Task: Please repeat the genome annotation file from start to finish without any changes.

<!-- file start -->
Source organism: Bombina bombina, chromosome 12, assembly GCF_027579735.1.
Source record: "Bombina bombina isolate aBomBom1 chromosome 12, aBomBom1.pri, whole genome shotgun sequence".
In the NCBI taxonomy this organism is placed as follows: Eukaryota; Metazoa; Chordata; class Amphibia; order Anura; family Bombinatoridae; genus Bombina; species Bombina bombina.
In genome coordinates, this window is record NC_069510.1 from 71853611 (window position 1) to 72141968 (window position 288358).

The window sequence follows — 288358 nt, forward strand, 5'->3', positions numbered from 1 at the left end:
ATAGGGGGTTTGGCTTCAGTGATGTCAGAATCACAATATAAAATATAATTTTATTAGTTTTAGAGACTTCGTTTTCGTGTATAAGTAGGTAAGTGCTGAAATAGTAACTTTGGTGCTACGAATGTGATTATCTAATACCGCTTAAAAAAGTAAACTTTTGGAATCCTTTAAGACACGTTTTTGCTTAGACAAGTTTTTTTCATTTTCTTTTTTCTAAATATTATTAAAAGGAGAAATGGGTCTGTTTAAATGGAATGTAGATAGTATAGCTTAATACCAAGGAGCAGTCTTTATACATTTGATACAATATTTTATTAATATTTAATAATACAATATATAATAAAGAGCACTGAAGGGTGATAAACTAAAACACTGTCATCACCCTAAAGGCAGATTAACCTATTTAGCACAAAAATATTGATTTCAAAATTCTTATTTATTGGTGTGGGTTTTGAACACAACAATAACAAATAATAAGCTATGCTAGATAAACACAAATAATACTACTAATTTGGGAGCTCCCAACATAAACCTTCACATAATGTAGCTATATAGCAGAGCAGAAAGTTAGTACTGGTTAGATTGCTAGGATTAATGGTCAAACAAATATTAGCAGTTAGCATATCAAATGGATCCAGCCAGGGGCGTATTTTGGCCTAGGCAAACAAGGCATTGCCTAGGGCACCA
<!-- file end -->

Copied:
Source organism: Bombina bombina, chromosome 12, assembly GCF_027579735.1.
Source record: "Bombina bombina isolate aBomBom1 chromosome 12, aBomBom1.pri, whole genome shotgun sequence".
In the NCBI taxonomy this organism is placed as follows: Eukaryota; Metazoa; Chordata; class Amphibia; order Anura; family Bombinatoridae; genus Bombina; species Bombina bombina.
In genome coordinates, this window is record NC_069510.1 from 71853611 (window position 1) to 72141968 (window position 288358).

The window sequence follows — 288358 nt, forward strand, 5'->3', positions numbered from 1 at the left end:
ATAGGGGGTTTGGCTTCAGTGATGTCAGAATCACAATATAAAATATAATTTTATTAGTTTTAGAGACTTCGTTTTCGTGTATAAGTAGGTAAGTGCTGAAATAGTAACTTTGGTGCTACGAATGTGATTATCTAATACCGCTTAAAAAAGTAAACTTTTGGAATCCTTTAAGACACGTTTTTGCTTAGACAAGTTTTTTTCATTTTCTTTTTTCTAAATATTATTAAAAGGAGAAATGGGTCTGTTTAAATGGAATGTAGATAGTATAGCTTAATACCAAGGAGCAGTCTTTATACATTTGATACAATATTTTATTAATATTTAATAATACAATATATAATAAAGAGCACTGAAGGGTGATAAACTAAAACACTGTCATCACCCTAAAGGCAGATTAACCTATTTAGCACAAAAATATTGATTTCAAAATTCTTATTTATTGGTGTGGGTTTTGAACACAACAATAACAAATAATAAGCTATGCTAGATAAACACAAATAATACTACTAATTTGGGAGCTCCCAACATAAACCTTCACATAATGTAGCTATATAGCAGAGCAGAAAGTTAGTACTGGTTAGATTGCTAGGATTAATGGTCAAACAAATATTAGCAGTTAGCATATCAAATGGATCCAGCCAGGGGCGTATTTTGGCCTAGGCAAACAAGGCATTGCCTAGGGCACCA